Some call it the book that nearly brought down the comics industry…  Your Major Spoilers (Retro) Review of Deathmate Black awaits!

DEATHMATE BLACK

Writer(s): Brandon Choi/Eric Silvestri
Artist(s): Brandon Peterson/Brett Booth/Marc Silvestri/Jeffery Scott/Scott Clark/Greg Capullo/Jim Lee/Whilce Portacio
Inker(s): Scott Williams/Sal Regla/Alex Garner/Trevor Scott/John Dicksenson/John Tighe/Rich Johnson
Colorist(s): Joe Chiodo/Wendy Fouts/Paige Apfelbaum
Letterer: Mike Heisler
Editor(s): Robin Lane/Deborah Marvin/Cynthia Sullivan
Publisher: Image Comics/Valiant Comics
Cover Price: $4.95
Current Near-Mint Pricing: $3.50

Previously in Deathmate BlackIn the early part of the 90s, the comics industry was in the midst of one of its periodic booms, with comic books skyrocketing in value on the secondary market, and hotshot creators spurring excitement about the art form.  The advent of Image Comics was a huge game-changer, but other independent companies were on the scene as well, including Valiant Comics, enjoying success by building a universe around revived Gold Key Comics properties from the 1960s.  When Image and Valiant announced the crossover of their universes, fandom responded with excitement, as the combination of Image’s visual dynamics with Valiant’s deep and thoughtful writing seemed like a sure thing.  The first issue of Deathmate posited a meeting between Valiant Comics’ character Solar, Man of the Atom and Image Comics’ character Void in a timeless energy spiral outside of the known universe.  They immediately fell in love, and their embrace created a new world, combining their realities into one.  Unforunately, that world proved to be unstable and untenable and began consuming itself, dooming both universes to destruction.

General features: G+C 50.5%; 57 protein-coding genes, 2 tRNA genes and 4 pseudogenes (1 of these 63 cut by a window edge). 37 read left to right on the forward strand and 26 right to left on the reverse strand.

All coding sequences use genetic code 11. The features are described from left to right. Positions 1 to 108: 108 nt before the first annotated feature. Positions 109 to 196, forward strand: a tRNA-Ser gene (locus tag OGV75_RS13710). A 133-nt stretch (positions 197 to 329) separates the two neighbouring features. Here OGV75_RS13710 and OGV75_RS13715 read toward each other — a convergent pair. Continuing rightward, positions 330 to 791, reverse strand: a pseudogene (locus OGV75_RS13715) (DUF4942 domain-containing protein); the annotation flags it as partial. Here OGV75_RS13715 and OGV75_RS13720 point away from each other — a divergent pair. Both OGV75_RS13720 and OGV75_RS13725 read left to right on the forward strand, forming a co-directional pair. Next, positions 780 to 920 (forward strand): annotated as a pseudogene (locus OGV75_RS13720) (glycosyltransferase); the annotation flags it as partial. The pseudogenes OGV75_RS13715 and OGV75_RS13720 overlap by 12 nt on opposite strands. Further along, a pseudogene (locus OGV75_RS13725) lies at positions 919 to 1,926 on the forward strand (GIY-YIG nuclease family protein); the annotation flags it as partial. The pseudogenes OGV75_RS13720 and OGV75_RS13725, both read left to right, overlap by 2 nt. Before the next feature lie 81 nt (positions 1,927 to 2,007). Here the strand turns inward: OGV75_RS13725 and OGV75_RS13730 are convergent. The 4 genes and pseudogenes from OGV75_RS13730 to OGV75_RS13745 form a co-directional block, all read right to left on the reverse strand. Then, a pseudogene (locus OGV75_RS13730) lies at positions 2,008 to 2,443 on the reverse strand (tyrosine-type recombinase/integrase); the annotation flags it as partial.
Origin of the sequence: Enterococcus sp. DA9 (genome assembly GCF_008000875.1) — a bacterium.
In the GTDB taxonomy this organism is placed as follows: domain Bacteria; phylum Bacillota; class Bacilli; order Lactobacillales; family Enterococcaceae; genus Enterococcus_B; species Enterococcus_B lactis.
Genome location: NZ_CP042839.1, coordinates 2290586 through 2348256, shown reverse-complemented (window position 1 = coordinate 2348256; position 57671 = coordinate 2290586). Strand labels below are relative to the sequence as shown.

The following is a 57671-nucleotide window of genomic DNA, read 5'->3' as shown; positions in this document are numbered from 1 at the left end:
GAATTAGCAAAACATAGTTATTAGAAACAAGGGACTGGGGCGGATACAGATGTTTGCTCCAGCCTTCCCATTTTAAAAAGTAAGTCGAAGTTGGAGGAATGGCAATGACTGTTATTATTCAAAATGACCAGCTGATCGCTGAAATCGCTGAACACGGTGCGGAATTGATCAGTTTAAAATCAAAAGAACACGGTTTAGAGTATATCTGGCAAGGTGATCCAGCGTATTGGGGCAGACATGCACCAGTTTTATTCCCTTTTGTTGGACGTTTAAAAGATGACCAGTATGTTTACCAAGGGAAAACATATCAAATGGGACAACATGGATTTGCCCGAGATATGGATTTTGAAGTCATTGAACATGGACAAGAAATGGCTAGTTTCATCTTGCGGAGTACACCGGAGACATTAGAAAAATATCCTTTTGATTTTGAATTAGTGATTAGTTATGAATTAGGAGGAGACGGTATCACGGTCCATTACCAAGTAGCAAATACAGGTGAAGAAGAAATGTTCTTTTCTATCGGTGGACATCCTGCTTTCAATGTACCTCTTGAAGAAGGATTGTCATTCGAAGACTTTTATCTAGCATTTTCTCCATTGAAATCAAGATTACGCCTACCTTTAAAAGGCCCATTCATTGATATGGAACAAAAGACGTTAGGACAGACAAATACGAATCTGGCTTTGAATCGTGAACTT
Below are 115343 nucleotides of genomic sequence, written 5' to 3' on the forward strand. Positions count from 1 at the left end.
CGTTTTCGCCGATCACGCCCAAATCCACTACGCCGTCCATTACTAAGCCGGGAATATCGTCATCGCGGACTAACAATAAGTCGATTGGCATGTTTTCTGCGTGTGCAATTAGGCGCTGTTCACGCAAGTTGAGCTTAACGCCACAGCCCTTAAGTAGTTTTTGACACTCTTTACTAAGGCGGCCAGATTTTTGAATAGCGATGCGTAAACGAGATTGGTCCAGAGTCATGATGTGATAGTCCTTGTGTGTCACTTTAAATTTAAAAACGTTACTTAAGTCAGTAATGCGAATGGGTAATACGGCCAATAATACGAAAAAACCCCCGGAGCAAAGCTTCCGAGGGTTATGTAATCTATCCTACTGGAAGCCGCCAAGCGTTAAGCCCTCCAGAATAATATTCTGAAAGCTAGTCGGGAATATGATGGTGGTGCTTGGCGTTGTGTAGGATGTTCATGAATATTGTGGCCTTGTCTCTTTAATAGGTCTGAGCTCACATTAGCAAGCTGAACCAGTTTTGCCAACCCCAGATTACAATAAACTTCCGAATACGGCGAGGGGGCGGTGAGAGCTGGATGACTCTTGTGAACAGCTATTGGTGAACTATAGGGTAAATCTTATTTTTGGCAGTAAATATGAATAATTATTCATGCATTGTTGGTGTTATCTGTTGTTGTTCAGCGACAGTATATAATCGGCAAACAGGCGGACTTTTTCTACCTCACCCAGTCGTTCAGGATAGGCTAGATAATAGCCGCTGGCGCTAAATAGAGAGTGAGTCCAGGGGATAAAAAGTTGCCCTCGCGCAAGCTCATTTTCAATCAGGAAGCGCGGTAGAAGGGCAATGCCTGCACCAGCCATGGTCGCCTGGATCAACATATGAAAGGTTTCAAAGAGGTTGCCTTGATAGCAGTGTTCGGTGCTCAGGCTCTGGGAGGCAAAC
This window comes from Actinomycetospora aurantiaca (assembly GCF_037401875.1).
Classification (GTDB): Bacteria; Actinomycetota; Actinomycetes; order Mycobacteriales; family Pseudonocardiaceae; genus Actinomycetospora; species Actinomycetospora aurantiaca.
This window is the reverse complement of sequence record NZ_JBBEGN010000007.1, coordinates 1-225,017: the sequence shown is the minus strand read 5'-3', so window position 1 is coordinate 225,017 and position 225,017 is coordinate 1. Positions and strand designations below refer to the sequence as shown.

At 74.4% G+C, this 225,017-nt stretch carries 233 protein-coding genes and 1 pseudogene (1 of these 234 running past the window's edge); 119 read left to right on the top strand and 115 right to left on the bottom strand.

It begins, as all 90s comics seemed to, in the first person…

That’s actually a pretty cool shot of future X-O Manowar but this page has so… many… WOOORDS.  Deathmate Black comes out of the gate swinging, ready to give us something that fights the then-current stereotype of Image Comics as all visual flash with no thought in the writing.  Unfortunately, though, this first page barrage of infodump doesn’t give us any real explanation of who the characters  are, expecting that a reader will be familiar with ALL the Valiant and Image heroes from the get-go.  Even as someone who was reading the majority of Valiant product in 1993, I couldn’t identify everyone on the page and 20 years out, it might as well be written in Swahili.  Worst of all?  This issue is narrated by Fairchild, making her very first appearance, but taking for granted that we already know her deal.  The Troika (consisting of two Valiant Heroes and an Image villain) are stunned when they’re suddenly attacked by an unknown quantity, the heroes called Gen 13!